If there is one thing we cannot ignore, it is the rapid increase in digitization and innovation across the globe. Spurred by the pandemic, this tech wave has led to positive growth in the sector. In reflection of this emerging trend, technology sector funds in India have delivered over 40% returns over the last year.
Everything is turning Tech today; we have FinTech, FoodTech, AdTech, EdTech, Healthtech, Insuretech, and more. The emergence of these organizations has led to the growth of the IT sector at large. To make sense of this robust growth in the IT sector and decipher how we as investors can gain from this tech wave, we talked with expert fund manager Mr. Raunak Onkar who is the Co-Fund Manager & Research Head at PPFAS Mutual Fund.
We deep-dived into the tech sector by covering the below pointers:
- Why should investors consider investing in Technology as a theme?
- What are the different types of tech-based investments?
- How and where to invest in Tech?
- As investors, how can you value Tech?
Here are brief pointers disucssed:
Why should investors consider investing in Technology as a theme?
- Transformative trends – Investing in technology allows us to participate in long-term transformative trends changing our lifestyles and economy. Consider the transformation from the traditional telephone to today’s iconic iPhone.
- New businesses – Technology powers everything; across different industries and varied business models. Take, for instance, the rise of platforms that build bridges between product or service manufacturers and consumers.
- Double on productivity – Invest in tech businesses that improve productivity. Like, the smartphone which is a single device used for various productive purposes beyond mere calls and texts.
- Long-term view – Investing in technology that will modify human behaviour and preferences over the long term.
What are the different types of tech-based investments?
- Innovation – You could choose to invest (as VCs) in truly new (innovative) technology or new business models that could scale.
- Hardcore Tech – Investing in hardcore tech-based manufacturers with solid barriers to entry.
- Technology manufacturers – Investing in businesses that manufacture chips, devices, auto components, or even outsource technology. (E.g: An apple iPhone and its components)
- Beneficiaries of technology – Investing in organizations that are beneficiaries of emerging tech wave, like mobile phones gaining traction from eCommerce, media streaming, communication, etc.
- Latest products/service – Latest Tech-based emerging platforms that are asset-light businesses with high scalability.
- B2B or B2C Product or Service – Invest in new trending business models and services that bank on evolving technology like FB, UPI, Uber, Salesforce, AirBnB, etc.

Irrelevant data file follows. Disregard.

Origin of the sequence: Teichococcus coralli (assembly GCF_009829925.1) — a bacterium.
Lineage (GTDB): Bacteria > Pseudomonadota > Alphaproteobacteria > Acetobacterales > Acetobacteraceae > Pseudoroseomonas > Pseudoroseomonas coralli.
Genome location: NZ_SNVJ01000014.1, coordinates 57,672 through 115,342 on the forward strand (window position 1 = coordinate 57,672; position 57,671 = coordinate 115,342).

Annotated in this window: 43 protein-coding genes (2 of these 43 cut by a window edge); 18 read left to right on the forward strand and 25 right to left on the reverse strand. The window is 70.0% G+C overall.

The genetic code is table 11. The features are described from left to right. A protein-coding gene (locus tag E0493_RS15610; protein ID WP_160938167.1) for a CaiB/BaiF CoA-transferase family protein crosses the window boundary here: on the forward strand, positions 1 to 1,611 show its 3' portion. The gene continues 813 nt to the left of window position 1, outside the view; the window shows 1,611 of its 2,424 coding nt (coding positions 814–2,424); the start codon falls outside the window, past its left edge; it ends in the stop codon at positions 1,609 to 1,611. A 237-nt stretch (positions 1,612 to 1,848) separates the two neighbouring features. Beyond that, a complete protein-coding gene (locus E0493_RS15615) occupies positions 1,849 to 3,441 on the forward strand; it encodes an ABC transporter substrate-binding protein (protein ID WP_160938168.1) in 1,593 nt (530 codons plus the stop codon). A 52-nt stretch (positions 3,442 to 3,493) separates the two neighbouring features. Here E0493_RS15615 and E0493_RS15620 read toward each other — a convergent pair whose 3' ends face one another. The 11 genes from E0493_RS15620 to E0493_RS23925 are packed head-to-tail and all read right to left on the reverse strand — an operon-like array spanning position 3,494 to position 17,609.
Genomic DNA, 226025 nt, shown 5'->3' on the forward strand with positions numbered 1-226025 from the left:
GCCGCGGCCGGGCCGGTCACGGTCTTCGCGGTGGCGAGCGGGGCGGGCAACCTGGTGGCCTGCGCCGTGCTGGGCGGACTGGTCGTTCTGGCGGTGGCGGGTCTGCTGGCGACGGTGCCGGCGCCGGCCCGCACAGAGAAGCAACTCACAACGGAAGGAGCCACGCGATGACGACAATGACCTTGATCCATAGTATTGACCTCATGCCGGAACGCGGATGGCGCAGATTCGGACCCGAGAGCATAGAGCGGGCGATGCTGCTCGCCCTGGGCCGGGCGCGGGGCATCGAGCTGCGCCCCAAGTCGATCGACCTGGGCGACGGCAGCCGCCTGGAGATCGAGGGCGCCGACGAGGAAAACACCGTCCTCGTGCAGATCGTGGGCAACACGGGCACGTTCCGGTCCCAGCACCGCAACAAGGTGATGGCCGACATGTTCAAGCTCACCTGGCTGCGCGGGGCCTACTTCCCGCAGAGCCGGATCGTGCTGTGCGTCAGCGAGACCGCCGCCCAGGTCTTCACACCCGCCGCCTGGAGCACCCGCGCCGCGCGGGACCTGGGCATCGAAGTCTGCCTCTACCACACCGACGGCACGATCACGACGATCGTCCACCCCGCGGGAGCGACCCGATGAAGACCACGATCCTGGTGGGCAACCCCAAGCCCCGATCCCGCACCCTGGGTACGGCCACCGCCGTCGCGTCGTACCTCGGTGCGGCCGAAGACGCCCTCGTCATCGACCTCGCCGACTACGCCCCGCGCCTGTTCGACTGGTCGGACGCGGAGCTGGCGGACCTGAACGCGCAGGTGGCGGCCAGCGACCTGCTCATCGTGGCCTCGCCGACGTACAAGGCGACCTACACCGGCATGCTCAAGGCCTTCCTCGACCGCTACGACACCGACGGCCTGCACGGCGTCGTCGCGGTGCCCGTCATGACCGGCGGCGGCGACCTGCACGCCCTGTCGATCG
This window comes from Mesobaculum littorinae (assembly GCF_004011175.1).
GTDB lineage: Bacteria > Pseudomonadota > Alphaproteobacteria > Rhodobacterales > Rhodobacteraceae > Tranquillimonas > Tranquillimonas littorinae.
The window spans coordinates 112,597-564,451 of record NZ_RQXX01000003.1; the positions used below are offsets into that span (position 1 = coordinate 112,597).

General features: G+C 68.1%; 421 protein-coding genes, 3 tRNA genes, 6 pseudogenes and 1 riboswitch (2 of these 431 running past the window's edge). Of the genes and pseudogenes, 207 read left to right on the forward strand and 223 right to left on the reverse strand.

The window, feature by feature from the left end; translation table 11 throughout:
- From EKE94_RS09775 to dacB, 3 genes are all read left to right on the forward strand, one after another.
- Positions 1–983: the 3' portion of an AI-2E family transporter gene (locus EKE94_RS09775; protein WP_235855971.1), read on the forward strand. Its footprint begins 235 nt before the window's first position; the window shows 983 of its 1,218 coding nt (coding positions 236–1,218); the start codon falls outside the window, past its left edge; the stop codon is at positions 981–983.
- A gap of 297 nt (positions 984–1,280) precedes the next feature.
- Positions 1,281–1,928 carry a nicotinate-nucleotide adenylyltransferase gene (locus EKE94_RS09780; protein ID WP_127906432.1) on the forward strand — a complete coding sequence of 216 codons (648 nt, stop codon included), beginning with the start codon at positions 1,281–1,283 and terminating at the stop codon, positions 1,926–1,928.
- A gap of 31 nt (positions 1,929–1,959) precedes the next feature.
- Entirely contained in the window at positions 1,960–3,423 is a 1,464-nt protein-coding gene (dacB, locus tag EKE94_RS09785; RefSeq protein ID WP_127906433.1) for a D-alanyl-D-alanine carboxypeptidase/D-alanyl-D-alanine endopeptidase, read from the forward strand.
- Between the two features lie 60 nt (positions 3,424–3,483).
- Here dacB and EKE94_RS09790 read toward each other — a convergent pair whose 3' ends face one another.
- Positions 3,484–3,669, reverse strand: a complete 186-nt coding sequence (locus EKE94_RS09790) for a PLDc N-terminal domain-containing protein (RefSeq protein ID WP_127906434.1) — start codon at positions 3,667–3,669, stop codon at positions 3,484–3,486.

How and where to invest in Tech?
Equity – The most straightforward way, both as a Public Equity or Private Equity investor, is by investing in the company’s shares through direct equity either in local domestic markets or global markets. While this is the easiest route to enter, it can be a challenge to track or manage.
MFs & ETFs – Another way is through funds that track technology as a theme in Mutual Funds or ETFs. ETFs are a low-cost method to invest in these funds that track a thematic index; the drawback is unlike Direct Equity, you may not be in control of the underlying asset allocation.
Partnership – If you have a large amount of capital at your disposal, you could choose to invest as a partner through venture capitalists or private equity firms in future-ready businesses. The drawback here is the long-term investment and the illiquidity or risk of loss of capital.
Venture Debt – This is an indirect and far more complicated method of investing in a tech firm, where you end money to an NBFC, which lends the capital to tech businesses and offers you a fixed percentage of return on the investment. The risks involved are far more since companies invested in may be at a nascent stage.
While investing through either of these options, you must keep in mind your understanding of the business, risk appetite, and capacity to manage volatility before you venture ahead.
As investors, how can you value Tech?
The valuation matrix and expectations from the business differ and depend on the route you may choose to invest in. As a VC, you may have a different outlook of the business, while as an ETF investor, you may view the business in a different light. Knowing your investment strategy and ability to stomach volatility will give you insights into the suitable investment routes and businesses you should invest in.
Knowing how technology is evolving rapidly, as an investor in the tech domain, you should keep abreast with the latest tech trends to ensure your investments continue to remain in trending and evolving businesses rather than in obsolete ones.
While cash flow may not be specific to thematic investments alone, while investing in businesses, your knowledge of the industry will give you a gist of the business’ future prospects and its potential to deliver returns in the long term. This overview gives you a ballpark range of future cash flow that you could expect from your investments in the business today. It also allows you to create exit strategies to ensure your assets are hedged against future risks.
For more in-depth information watch the session here: https://bit.ly/2Xc3feV